Dec 9, 2012, 10:50 AM EDT
Despite long spells of City dominance, Manchester United took a crucial three points from the Etihad Stadium on Sunday. Two first half goals from Wayne Rooney capped by a stoppage time winner from Robin van Persie saw the Red Devils defeat their inter-city, 3-2.
After 15 minutes of absorbing a strong start from their hosts, Manchester United again showed their best moments are capable of winning this year’s Premier League. Yet an early double Rooney was not enough to stave off a shootout, with a second half siege from Manchester City producing goals from Yaya Touré and, in the 86th minute, Pablo Zabaleta.
Luck shined on United in the final minutes as a free kick to the right of the area deflected off Samir Nasri in City’s wall. The resulting ball curved into the left side of Joe Hart’s net, giving United full points from their rival.
It was exactly the type of performance we’ve come to expect in big games from this Manchester United team: uneven, at times meek, but in the moments that mattered most, precisely executed. While last year’s Manchester Derbies hinted City may be immune to United’s potent attack (City outscoring their neighbors 7-1), this year United has stuck the first major blow in the Premier League title race.
With the win, the Red Devils sit six points clear in England.
Man of the Match: While the second goal was one most players should finish, few could replicate Wayne Rooney’s contributions to the opener. He clearly deserves credit for a shot which, pulled back across his body, froze Joe Hart as it rolled just inside the left post from 18 yards. But the shot would have never gotten off were it not for a deft touch on a hard-hit pass from Ashley Young, Rooney opening is right foot to perfectly trap a ball into the space he needed to get clear of three closing defenders.
Despite spending most of the season in the shadow of Robin van Persie, Rooney has quietly put up a prolific start to the season. After today’s tallies, the United talisman is up to six goals and seven assists in league action. Fourteen goals and 16 assists (his current pace) would be a spectacular year for the ever-evolving star.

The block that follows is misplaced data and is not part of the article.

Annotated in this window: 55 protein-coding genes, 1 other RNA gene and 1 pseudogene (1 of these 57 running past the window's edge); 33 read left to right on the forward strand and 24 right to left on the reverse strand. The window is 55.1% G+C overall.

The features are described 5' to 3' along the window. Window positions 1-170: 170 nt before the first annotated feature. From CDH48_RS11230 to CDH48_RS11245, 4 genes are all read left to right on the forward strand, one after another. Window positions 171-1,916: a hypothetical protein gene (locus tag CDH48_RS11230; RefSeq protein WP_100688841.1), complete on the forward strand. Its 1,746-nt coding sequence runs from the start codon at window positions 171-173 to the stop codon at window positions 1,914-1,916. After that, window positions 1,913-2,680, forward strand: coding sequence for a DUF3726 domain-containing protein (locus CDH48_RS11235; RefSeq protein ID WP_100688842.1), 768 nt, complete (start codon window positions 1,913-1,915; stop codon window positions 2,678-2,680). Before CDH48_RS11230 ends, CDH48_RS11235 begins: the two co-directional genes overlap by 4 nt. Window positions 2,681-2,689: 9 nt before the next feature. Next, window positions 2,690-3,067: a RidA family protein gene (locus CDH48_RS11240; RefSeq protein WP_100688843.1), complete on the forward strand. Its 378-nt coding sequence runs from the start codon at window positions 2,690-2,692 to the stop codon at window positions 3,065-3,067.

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United was built for this: “Against the run of play” was the common refrain after Manchester United opened their account. City had looked better, the analysis held, forgetting United always looks like this in big games.
Through most of a Premier League season, United’s skill on the ball can dominate games while the Red Devils play some of the best soccer in the world. But against teams like City and Chelsea, United have often conceded control with the hope their speed and execution will provide them with decisive chances in transition.
That’s exactly what happened today. When David de Gea came of his line to claim a through ball in the 15th minute, his first instinct was to get the ball back into play as soon as possible. A rolled pass to Patrice Evra, a chip to Ashley Young, a chest pass from Robin van Persie, and Young is free. Within seconds, the ball is in the back of Joe Hart’s next, all built off an innocuous pass from De Gea.
This is how United will win big games. Only Chelsea can match their skill in attack. Nobody can match their speed, depth, or variety.
City may have been the better side in the first quarter hour, but I doubt Alex Ferguson was worried about it.